WHILE the current crisis might not necessarily be an ideal time to implement a minimum wage, the topic is worth discussing now, to prepare for rolling out such a policy in the future, Workers' Party Member of Parliament Jamus Lim said on Thursday.
His point went on to trigger back-and-forth exchanges with six People's Action Party MPs following his speech on the President's address.
Mr Lim had mentioned the idea of a national minimum wage - one of several proposals that had been in the WP's election manifesto - in a broader speech about more compassionate policy-making.
Though the government has warned that a national minimum wage could mean higher costs and lost jobs, studies show that Singaporeans are prepared to pay more for essential services, and that a minimum wage is likely to have only a minimal impact on unemployment, said Mr Lim.
Minister of State for Manpower and Education Gan Siow Huang questioned the latter point, arguing that particularly in a recession, a minimum wage would cause workers to go from "low-wage to no wage".
"We should be able to think about implementing policies in a time of crisis, because this concentrates the mind," replied Mr Lim. If an agreement can be reached, in principle, on the idea of having a minimum wage, then this can be rolled out "after the storm has passed".
Asked by MP Tin Pei Ling whether he would then withdraw the minimum wage when another crisis happened, Mr Lim said that that would not be the case - rather, "the complete opposite". The point of a minimum wage is to provide a social safety net, so removing it during a crisis would be to pull the rug out from under workers' feet.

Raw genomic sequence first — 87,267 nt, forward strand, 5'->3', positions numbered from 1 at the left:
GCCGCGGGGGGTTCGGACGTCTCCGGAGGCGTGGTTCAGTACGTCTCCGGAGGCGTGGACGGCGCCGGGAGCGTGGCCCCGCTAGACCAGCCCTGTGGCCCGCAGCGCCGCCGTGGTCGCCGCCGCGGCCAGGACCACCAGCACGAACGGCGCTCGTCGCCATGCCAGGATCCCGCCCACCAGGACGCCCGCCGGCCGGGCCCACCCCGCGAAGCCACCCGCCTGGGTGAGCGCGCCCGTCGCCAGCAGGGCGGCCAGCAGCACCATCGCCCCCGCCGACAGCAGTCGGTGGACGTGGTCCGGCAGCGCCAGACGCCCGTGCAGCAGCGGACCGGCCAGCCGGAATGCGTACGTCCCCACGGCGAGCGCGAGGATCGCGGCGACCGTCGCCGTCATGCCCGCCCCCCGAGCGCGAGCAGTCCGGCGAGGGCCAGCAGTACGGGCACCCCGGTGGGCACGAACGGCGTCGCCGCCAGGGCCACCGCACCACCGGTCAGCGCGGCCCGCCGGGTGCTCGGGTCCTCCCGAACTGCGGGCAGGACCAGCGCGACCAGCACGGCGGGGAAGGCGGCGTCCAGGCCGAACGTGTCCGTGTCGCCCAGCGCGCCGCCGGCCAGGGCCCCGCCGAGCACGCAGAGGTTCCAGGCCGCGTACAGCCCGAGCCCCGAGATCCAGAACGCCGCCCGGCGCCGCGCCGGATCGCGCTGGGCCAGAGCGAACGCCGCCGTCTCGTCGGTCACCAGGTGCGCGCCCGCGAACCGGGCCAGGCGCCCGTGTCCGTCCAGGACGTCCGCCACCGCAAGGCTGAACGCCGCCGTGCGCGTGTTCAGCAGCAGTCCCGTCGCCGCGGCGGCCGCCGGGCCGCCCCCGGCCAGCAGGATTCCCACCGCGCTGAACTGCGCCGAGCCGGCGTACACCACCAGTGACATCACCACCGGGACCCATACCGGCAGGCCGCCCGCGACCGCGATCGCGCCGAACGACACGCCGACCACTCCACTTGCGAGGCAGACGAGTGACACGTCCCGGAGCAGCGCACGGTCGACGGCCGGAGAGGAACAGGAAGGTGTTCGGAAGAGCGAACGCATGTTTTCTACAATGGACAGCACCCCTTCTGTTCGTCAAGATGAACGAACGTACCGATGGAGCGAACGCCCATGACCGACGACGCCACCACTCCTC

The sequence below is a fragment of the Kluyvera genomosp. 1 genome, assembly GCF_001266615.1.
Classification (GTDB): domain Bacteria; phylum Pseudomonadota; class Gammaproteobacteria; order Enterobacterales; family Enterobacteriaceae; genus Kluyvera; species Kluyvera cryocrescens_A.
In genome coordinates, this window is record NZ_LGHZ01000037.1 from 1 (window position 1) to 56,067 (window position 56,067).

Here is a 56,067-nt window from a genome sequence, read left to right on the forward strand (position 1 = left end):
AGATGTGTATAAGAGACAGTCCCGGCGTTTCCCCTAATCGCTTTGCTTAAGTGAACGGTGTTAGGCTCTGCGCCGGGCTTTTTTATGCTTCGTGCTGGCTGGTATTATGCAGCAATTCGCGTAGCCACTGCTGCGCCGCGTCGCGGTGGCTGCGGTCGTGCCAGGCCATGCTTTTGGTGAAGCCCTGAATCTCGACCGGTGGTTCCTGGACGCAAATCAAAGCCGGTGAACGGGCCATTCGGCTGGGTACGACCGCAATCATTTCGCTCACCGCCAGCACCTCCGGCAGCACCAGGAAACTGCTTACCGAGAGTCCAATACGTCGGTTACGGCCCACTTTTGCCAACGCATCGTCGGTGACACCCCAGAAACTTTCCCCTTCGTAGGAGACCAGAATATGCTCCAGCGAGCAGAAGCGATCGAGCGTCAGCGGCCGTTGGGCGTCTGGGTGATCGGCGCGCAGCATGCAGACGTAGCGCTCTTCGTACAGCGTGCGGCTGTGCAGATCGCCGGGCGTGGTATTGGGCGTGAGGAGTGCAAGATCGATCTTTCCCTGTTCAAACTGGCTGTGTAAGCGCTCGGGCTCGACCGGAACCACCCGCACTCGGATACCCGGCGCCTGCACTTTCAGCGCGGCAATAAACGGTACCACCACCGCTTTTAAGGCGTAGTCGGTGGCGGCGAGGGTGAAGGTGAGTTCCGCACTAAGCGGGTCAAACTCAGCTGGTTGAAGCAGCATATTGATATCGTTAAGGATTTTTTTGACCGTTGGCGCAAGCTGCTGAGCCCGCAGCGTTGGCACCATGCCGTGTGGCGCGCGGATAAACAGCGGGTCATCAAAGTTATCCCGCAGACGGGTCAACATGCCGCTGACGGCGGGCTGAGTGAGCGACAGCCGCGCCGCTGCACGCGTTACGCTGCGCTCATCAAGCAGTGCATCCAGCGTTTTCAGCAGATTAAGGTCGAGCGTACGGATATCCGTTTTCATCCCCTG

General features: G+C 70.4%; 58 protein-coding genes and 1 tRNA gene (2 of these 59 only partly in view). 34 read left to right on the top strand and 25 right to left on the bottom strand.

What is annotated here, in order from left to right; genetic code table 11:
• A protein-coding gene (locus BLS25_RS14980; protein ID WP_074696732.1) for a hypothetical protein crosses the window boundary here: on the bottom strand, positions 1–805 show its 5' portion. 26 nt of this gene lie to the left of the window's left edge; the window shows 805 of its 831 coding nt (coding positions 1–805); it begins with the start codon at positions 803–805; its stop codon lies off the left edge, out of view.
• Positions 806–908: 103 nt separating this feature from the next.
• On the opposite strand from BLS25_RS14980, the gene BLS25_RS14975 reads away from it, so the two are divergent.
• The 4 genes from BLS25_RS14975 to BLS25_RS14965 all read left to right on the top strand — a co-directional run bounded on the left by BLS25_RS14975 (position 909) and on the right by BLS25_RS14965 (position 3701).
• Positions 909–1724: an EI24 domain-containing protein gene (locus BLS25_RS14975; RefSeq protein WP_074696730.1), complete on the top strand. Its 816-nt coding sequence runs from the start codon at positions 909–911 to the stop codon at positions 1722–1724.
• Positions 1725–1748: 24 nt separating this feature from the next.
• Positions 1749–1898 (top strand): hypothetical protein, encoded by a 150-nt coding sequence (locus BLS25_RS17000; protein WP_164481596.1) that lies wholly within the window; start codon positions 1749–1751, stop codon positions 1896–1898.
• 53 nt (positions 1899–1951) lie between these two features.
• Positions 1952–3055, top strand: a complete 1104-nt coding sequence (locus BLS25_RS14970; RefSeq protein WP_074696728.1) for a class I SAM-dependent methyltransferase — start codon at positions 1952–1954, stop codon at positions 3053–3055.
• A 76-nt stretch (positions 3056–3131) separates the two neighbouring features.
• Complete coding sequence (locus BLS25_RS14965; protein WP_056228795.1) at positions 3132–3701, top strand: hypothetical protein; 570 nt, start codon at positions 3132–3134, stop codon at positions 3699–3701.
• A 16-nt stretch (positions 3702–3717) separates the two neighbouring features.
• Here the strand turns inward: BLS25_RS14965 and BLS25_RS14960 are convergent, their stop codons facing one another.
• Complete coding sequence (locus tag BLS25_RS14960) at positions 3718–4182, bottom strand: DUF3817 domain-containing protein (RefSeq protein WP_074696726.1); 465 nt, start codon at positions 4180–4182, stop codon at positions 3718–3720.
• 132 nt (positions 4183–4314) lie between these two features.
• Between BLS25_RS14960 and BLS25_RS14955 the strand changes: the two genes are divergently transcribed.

Some might say that this historic crisis is not the right time for "soft policies", Mr Lim noted in his speech. But he argued that on the contrary, with Singaporeans being called upon to make sacrifices, they also need the reassurance that the fruit of such sacrifice will not only accrue to certain winners in the aftermath. Improving social protections can also help to blunt the populist, nationalist pressures that have surfaced in other countries.
MP Vikram Nair asked what level of minimum wage was being proposed, and if there are countries with a minimum wage that have lower unemployment rates than Singapore.
Mr Lim replied that he did not know the appropriate level, which is "exactly why we need a national commission to study this". He proposed an independent panel that would study and continually evaluate the right level.
Rather than simply compare unemployment rates across countries, he said that academic studies have repeatedly shown that the unemployment impact of introducing a minimum wage is either very minimal or statistically insignificant.
Some MPs raised the topic of the existing progressive wage model, with Zaqy Mohamad noting that it is set at a level which is "bearable" by each respective sector, and also aims to improve workers' productivity.
Senior Minister Tharman Shanmugaratnam similarly noted that the sectoral approach enables minimum wages to be set at suitable levels, whereas a single national minimum wage would force a decision on where to place it - which could be too low or too high.
Mr Lim's argument was that "over-engineering" a system could make it fragile and lead to multiple points of failure. Having different minimum wages for sectors would also lead to labour substitution, he said.
Fellow WP MP Leon Perera also entered the debate, asking PAP MPs what they would say to workers who are earning below S$1,300 a month - roughly the government's own estimate of what is needed to meet basic needs. He asked rhetorically whether such workers should be simply told to wait until the progressive wage model is rolled out to their sectors.